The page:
Caitlyn’s First Steps

29 Apr

Caitlyn 9 bdayThe LORD passed in front of Moses, calling out, “Yahweh! The LORD! The God of compassion and mercy! I am slow to anger and filled with unfailing love and faithfulness.

—Exodus 34:6 NLT

April 22nd, 2015, marked a birthday for my daughter and an anniversary for me. Caitlyn turned nine-years-old. I have now been a mother for exactly nine years and nine months.

As I have watched both of my children grow through the years, a thought has played on repeat in my mind: I had no idea how much power I had over my mother and father.

It’s true. My children hold the power of my very well-being in their small hands; my heart is stretched out and woven through their little fingers. A goofy grin or tear-stained face can change my mood in an instant.

Some of the brightest mountain-top moments over the past nine years are framed as a “first:” first word, first crawl or the first day of school.

Recently I thought about Caitlyn’s first steps.

We were at a family gathering, celebrating the April and May birthdays. That’s when my daughter—who’s never met an audience she didn’t love—chose to make her walking debut.

The family was sitting in a circle around the living room and Caitlyn had all eyes on her. So far, she had done nothing more than stand-and-release. Pull herself up with a walker, let go, wobble a bit, and grab back onto the toy.

Suddenly, she got brave.


Forgive Like Mo’

24 Mar

mone davis

Then Peter came to Him and said, “Lord, how many times could my brother sin against me and I forgive him? As many as seven times?”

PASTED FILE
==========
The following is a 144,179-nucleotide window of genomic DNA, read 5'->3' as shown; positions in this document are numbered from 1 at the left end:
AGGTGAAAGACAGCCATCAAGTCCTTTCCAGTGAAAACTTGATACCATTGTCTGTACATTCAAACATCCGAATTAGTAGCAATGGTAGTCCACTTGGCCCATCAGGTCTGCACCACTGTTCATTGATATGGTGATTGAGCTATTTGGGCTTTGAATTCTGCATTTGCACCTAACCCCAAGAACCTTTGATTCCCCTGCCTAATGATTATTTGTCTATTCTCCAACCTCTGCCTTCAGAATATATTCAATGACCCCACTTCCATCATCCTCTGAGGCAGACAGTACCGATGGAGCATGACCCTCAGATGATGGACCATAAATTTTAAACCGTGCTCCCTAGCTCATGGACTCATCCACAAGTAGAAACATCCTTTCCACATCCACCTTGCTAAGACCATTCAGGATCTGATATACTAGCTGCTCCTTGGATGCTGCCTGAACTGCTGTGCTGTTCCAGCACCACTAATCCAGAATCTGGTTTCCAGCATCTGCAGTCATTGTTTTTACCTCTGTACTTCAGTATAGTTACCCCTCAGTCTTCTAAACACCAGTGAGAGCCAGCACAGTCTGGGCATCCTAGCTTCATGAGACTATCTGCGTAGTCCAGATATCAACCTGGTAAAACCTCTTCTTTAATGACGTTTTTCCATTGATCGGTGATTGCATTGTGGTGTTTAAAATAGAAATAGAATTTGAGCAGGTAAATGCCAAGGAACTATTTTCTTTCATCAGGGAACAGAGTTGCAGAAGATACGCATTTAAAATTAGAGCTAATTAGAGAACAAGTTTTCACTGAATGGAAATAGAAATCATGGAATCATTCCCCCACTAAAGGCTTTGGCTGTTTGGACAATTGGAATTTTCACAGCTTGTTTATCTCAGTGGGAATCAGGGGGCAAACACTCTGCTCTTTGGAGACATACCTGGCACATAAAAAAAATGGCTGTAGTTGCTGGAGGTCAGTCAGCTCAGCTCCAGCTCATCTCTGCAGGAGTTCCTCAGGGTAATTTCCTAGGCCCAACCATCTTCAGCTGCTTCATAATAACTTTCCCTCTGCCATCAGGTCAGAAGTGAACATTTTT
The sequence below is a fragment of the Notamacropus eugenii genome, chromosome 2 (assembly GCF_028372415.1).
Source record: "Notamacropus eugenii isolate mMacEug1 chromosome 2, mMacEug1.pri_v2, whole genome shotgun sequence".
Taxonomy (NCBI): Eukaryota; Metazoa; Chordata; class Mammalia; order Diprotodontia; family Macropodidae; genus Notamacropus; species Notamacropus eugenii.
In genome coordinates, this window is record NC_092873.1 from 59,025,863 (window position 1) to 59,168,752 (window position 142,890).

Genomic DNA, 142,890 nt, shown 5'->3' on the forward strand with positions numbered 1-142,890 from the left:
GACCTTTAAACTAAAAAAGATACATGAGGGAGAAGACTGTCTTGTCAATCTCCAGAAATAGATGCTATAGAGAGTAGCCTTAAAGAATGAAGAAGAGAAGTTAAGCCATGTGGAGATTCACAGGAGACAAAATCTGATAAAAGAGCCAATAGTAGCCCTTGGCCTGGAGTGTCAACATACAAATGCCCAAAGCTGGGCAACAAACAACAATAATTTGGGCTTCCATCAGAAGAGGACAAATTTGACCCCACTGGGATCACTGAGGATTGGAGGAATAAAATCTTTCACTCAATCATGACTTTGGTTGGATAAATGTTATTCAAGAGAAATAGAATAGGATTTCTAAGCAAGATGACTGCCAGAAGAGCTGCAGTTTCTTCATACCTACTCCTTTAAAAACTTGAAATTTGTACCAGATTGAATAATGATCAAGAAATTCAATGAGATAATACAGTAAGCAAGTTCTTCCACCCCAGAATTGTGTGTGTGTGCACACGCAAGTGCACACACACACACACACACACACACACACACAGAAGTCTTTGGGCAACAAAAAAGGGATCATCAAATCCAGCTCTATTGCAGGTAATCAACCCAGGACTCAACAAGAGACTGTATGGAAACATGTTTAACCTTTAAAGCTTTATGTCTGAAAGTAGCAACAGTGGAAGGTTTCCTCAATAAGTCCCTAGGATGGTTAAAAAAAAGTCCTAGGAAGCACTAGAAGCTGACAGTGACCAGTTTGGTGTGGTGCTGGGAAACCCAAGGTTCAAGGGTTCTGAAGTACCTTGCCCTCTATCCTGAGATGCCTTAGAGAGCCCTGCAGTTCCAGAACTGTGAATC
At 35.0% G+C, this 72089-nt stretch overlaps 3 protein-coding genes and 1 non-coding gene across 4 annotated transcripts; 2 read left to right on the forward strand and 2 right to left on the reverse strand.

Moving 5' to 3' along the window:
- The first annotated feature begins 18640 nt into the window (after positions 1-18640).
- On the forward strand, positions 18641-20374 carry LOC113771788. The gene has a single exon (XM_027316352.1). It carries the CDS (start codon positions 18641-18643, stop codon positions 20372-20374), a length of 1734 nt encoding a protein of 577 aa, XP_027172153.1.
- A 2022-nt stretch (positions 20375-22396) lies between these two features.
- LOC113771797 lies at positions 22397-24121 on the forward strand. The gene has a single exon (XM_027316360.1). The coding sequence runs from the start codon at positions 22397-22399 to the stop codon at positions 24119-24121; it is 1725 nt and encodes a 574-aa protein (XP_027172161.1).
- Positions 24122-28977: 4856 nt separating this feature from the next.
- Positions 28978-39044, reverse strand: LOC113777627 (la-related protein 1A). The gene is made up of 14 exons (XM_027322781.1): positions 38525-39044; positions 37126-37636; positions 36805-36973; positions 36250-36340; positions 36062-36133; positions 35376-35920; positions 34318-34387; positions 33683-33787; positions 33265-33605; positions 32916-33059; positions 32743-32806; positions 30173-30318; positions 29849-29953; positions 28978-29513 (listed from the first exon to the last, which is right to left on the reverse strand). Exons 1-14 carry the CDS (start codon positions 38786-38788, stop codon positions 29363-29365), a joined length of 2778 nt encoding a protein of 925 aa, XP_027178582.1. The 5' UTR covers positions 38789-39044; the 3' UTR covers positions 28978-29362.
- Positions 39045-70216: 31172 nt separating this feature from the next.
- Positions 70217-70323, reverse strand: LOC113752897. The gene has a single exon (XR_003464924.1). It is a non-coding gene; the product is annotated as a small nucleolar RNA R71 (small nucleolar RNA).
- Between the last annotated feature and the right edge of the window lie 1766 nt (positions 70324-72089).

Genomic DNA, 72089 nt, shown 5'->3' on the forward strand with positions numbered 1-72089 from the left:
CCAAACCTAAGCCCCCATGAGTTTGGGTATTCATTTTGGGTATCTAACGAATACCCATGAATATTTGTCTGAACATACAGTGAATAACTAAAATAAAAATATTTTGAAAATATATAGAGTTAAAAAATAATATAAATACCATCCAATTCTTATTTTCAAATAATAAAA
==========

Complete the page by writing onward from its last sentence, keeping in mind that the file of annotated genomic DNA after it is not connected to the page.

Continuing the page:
“I tell you, not as many as seven,” Jesus said to him, “but 70 times seven.”

—Matthew 18:21-22 HCSB

What were you doing at age thirteen?

I lived on Churchill Street in Shoreview, Minnesota. My best friends were Jenny Wagner, Molly Benson, and Nicole Sekeres. I loved Debbie Gibson, Bon Jovi, and Tiffany equally, and I wanted to be a singer.

My friend Dawn Kuechle had the VHS tape of Dirty Dancing, which we watched every time I spent the night at her house. When I was thirteen I liked a boy named Leon and rode my bike everywhere I went.

Life was simple.

Life is a little more complicated for a sweet thirteen-year-old girl named Mo’ne Davis.

The young Ms. Davis was thrust into the spotlight at age twelve when she led her baseball team to the Little League World Series, and as Wikipedia® states, “the first girl to earn a win and pitch a shutout in Little League World Series History.”[i]

Davis’ fastball is a whopping seventy-miles-per-hour—head and shoulders above her age group’s average. She excels at all things athletic, football and basketball included. Perhaps the most notable of her achievements is the cover of the August 2014 issue of Sports Illustrated, a first for a Little League player.

All that is nice, but all that is nothing compared to what she did on Monday, March 23rd, 2015. (more…)

The Broken Antenna

17 Mar


“For what great nation is there that has a god so near to it as is the LORD our God whenever we call on Him?”

—Deuteronomy 4:7 NASB

broken antennaIn an article posted on, columnist Andy Crouch observes that “an American 13-year-old today has never known a day without the Internet, mobile technology, and social media. He or she started kindergarten the year the iPhone was released and Facebook opened its site to the public.”[i]

Neither my daughter nor my son learned the art of stretching the phone cord as far as it can possibly go to get as far as you can possibly get from adult ears while actually talking—a lost art in itself—on the phone.

They have always been able to talk to out-of-state relatives face-to-face via computer, rather than wait until after seven o’clock for the long distance rates to go down.